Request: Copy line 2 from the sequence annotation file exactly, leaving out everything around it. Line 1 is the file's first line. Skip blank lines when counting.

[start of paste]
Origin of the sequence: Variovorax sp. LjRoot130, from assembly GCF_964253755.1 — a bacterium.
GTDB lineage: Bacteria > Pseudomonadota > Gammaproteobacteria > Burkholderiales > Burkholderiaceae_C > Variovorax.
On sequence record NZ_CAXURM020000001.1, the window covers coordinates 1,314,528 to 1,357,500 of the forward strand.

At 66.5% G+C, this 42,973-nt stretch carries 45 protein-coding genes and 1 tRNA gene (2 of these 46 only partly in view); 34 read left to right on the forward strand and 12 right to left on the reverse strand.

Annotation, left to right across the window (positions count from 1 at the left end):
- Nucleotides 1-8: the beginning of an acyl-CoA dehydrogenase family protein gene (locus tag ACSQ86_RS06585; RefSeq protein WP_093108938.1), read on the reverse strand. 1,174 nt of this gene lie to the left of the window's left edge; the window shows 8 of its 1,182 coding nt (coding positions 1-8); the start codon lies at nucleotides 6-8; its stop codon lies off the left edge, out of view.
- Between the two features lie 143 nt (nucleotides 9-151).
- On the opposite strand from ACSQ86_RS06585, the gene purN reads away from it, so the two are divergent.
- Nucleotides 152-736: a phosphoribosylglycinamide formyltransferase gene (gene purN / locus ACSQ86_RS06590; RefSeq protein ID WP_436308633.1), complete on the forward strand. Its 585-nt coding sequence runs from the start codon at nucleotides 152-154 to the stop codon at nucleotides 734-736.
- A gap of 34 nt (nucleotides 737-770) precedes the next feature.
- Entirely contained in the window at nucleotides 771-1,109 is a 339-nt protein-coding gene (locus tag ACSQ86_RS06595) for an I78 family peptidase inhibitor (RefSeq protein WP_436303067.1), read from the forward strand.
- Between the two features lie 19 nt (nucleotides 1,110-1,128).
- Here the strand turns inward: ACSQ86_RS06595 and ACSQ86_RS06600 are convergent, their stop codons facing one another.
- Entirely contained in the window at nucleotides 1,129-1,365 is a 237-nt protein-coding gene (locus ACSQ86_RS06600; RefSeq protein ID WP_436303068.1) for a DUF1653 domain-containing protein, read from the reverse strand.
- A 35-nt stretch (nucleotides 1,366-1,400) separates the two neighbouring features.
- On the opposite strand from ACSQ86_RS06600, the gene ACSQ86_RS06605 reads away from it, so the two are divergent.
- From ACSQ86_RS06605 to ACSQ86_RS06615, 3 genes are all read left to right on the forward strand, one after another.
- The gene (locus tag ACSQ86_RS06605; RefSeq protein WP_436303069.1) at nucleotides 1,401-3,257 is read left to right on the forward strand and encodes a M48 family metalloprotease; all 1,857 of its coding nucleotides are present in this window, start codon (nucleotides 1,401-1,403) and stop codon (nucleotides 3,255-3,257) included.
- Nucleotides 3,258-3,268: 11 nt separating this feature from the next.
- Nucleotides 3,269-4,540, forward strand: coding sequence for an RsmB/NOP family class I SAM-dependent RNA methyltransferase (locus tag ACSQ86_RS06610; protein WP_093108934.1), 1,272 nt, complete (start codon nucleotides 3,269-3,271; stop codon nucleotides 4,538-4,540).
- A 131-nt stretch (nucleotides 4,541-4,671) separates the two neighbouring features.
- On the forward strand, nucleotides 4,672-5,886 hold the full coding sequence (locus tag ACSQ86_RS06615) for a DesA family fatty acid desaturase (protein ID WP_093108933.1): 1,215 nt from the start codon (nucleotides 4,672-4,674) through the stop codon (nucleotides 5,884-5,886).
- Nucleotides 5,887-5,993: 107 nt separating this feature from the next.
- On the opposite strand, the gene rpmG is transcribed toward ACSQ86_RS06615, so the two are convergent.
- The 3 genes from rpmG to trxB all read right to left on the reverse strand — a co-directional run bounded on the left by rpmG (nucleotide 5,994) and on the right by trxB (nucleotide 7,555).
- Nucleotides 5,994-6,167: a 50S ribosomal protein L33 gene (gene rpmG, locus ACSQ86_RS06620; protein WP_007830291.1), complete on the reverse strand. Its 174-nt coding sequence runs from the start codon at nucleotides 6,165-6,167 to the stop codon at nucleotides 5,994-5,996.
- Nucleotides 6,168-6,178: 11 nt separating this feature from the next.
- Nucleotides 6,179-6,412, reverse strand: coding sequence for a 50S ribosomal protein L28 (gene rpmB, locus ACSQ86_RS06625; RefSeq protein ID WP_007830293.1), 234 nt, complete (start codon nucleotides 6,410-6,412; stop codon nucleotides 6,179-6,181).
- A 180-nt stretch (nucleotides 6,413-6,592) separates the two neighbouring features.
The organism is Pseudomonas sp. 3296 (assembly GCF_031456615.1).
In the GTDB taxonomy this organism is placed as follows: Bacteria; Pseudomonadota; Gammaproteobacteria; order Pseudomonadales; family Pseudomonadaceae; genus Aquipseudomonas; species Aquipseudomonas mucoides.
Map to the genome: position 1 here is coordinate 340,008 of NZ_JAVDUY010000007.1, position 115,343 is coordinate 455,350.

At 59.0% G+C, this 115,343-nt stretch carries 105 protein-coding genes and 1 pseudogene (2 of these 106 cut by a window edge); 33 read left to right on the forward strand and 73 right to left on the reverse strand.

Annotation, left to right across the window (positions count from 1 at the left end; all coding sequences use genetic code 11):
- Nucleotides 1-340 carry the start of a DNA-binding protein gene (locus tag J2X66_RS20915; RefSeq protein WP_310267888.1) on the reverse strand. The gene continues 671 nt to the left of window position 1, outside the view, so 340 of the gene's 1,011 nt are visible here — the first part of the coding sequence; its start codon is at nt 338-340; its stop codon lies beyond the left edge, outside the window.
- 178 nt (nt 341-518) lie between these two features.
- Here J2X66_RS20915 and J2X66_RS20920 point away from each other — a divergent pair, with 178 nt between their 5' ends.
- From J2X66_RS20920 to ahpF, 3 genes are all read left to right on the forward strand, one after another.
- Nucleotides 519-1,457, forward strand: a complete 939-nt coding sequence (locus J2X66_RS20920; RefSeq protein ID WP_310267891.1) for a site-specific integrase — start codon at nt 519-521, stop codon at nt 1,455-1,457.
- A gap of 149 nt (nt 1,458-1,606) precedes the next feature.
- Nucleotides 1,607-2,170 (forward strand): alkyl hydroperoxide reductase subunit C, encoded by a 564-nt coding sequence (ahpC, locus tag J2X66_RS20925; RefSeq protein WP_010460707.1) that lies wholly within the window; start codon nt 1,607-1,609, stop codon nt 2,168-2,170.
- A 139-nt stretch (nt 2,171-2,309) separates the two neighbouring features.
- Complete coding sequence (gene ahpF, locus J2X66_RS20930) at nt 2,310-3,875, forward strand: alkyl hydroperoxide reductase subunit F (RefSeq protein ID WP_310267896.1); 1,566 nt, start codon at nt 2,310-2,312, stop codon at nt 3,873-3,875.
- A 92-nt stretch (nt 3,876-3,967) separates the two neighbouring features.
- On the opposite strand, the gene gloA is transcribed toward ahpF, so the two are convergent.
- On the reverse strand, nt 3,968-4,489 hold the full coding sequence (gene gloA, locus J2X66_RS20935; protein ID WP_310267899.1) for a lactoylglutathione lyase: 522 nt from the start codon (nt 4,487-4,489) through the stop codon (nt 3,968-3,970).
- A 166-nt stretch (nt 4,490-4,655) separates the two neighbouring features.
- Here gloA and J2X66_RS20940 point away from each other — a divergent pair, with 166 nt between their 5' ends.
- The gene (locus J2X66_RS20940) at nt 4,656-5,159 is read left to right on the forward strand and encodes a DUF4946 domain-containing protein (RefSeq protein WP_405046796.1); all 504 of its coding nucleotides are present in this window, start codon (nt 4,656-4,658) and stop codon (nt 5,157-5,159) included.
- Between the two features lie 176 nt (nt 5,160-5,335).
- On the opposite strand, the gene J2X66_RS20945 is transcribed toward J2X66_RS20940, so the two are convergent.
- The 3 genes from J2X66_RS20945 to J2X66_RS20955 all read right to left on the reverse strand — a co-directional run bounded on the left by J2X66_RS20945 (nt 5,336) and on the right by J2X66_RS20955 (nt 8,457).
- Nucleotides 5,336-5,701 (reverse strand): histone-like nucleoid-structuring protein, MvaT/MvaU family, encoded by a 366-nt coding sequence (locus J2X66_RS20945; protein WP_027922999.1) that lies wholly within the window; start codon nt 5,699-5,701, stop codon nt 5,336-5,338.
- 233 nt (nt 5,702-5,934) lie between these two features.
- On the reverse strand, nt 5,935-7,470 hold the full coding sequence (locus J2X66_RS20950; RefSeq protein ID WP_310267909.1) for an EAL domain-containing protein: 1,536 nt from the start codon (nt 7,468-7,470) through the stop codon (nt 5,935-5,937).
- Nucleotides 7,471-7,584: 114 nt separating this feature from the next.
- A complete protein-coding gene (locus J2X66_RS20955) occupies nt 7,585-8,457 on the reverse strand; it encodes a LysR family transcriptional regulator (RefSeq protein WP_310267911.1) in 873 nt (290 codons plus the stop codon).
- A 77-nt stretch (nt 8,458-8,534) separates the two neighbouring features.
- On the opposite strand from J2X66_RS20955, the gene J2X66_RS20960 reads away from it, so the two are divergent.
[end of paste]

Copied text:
GTDB lineage: Bacteria > Pseudomonadota > Gammaproteobacteria > Burkholderiales > Burkholderiaceae_C > Variovorax.